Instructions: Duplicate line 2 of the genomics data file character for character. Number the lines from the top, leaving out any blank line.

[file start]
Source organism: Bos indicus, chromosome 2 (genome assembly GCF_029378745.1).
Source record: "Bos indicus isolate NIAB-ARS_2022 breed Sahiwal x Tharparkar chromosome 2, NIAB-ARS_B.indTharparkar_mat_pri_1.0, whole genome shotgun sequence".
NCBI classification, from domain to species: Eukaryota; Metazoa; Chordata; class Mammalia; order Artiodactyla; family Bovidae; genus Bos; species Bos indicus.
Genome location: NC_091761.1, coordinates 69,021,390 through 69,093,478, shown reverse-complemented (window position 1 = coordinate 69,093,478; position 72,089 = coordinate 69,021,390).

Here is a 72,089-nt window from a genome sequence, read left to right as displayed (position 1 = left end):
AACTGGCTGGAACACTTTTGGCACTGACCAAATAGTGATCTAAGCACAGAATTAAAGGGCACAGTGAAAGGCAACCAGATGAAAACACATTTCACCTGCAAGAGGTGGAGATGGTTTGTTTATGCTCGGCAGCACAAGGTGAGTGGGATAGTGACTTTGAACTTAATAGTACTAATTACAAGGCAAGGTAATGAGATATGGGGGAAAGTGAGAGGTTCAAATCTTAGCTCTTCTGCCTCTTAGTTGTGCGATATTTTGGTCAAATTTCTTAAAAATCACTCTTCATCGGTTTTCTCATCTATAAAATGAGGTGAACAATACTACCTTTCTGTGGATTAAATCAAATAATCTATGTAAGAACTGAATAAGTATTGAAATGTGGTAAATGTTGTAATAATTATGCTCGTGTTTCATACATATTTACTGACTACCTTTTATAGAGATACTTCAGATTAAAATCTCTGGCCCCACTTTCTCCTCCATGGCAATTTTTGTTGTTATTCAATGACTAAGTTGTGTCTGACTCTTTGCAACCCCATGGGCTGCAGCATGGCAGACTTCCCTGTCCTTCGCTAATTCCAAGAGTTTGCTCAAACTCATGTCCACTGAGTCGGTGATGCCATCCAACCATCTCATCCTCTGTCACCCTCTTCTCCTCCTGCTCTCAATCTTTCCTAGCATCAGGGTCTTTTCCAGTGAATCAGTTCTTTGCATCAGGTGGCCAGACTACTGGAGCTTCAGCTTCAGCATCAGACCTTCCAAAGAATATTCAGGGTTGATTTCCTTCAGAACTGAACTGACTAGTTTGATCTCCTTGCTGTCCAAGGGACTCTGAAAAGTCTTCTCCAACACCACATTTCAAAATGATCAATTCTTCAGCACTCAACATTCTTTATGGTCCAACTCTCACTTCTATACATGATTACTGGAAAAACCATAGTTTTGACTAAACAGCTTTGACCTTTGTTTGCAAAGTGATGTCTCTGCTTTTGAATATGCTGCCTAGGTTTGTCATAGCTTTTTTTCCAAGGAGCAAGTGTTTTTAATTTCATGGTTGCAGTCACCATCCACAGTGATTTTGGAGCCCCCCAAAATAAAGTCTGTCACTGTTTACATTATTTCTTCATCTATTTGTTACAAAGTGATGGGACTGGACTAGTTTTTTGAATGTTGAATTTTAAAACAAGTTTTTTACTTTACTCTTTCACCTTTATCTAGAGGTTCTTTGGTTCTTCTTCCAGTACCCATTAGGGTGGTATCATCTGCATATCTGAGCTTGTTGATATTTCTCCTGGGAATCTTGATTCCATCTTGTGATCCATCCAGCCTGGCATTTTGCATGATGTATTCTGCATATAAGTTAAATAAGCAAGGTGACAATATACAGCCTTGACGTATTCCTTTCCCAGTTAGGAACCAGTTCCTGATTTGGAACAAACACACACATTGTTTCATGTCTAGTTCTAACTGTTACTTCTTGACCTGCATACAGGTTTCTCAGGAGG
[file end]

Source record: "Bos indicus isolate NIAB-ARS_2022 breed Sahiwal x Tharparkar chromosome 2, NIAB-ARS_B.indTharparkar_mat_pri_1.0, whole genome shotgun sequence".